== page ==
It’s So Easy

It is an increasing comment point being made in the financial news media as of late. The European and Japanese economies are showing signs of notably improving economic growth that in some respects is outpacing that of the United States. This is fantastic and long overdue for those across the European continent and in Japan that have been struggling with below trend growth for so many years. But the question remains. What has been driving this growth outperformance? And is it sustainable?

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2 Down, 2 To Go

It has been an exciting year for politics across the European Union. Following the stunning decision by the United Kingdom to depart from the common market in June 2016, all eyes turned to the up to four elections slated to take place in 2017 to see if the populist and nationalist wave would spread across the continent. And while candidates from the far-left and far-right have certainly made their presence felt during the first two major elections, more centrist leaders have managed to claim power, albeit in unusual ways. Whether populist and nationalist sentiments will remain contained with the remaining two elections remains to be seen, however. And this ongoing uncertainty will have important implications for global financial markets.

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Losing Control

Investors worried for years during the post crisis period about Fed policy. All along the way, investors hung on their every word, and the Fed utilized this control by trying to micromanage the markets in an effort to spark a sustained economic recovery. But after years of relentless stock market gains, the bulls have become so intoxicated by the seemingly endless rise in the U.S. stock market that they seem to no longer really care about the monetary policy committee that had them so anxious for so many years. As a result, it appears that the Fed and other global policy makers are not only falling increasingly behind the curve in tightening monetary policy but may also be losing control over markets altogether.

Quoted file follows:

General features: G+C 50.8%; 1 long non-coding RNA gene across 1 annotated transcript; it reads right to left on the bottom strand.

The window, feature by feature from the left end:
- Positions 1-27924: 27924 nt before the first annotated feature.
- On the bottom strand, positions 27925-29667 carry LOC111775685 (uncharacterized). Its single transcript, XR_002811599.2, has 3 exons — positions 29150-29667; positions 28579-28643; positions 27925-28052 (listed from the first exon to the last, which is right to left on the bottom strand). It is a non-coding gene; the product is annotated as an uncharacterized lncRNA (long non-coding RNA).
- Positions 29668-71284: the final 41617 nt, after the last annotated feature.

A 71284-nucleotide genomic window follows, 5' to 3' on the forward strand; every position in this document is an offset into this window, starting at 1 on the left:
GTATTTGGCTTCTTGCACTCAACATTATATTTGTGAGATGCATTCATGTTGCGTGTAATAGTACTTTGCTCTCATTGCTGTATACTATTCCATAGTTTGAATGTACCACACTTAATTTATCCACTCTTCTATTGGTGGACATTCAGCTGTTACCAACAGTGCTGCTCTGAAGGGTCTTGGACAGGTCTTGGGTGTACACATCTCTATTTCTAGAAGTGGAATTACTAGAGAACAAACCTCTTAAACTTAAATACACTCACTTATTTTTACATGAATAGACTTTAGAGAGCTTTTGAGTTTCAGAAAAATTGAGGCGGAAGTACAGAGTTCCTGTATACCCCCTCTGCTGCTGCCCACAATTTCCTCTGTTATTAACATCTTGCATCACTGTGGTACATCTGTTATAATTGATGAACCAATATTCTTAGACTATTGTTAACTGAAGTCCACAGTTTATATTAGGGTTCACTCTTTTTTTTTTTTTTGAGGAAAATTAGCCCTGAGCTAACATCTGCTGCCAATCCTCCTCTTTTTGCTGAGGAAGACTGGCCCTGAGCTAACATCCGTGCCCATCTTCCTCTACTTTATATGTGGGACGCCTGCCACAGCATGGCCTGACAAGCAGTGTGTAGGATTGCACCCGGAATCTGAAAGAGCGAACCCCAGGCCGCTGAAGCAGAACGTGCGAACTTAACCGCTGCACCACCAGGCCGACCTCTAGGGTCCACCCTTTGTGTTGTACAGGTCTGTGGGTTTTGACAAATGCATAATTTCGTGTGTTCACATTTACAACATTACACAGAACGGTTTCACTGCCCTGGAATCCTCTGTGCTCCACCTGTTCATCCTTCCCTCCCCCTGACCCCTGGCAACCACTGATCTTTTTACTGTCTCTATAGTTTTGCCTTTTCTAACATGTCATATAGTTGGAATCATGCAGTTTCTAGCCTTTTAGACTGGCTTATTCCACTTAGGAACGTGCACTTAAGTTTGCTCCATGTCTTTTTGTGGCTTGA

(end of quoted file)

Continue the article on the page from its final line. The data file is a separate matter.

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Stock Revolution 9

Capital markets are taking distortion to a whole new level. On Monday, the U.S. stock market achieved an even greater level of placidity, as the CBOE Volatility Index for the S&P 500 closed with a “9” handle for the first time in more than a decade. It also fell to its lowest level in history based on its current construction. This suggests that investors are feeling as confident as they ever have about the U.S. stock market remaining calm and volatility remaining low into the future. Is this investor calm truly a product of market harmony? Or is it simply an ominous byproduct of excessive policy crosscurrents that may ultimately send investors on another wild loop.

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Big Win For The Bulls

A development has just surfaced for U.S. stocks that is about as rare as a snow leopard sighting. And the timing of its emergence from the financial wilderness marks a big win for the bulls in keeping the post-crisis stock market rally intact. While it is an exciting turn of events and represents a good first step, investors will need to see a lot more snow leopards in the months ahead to help lift stocks off of their lofty valuation perch.

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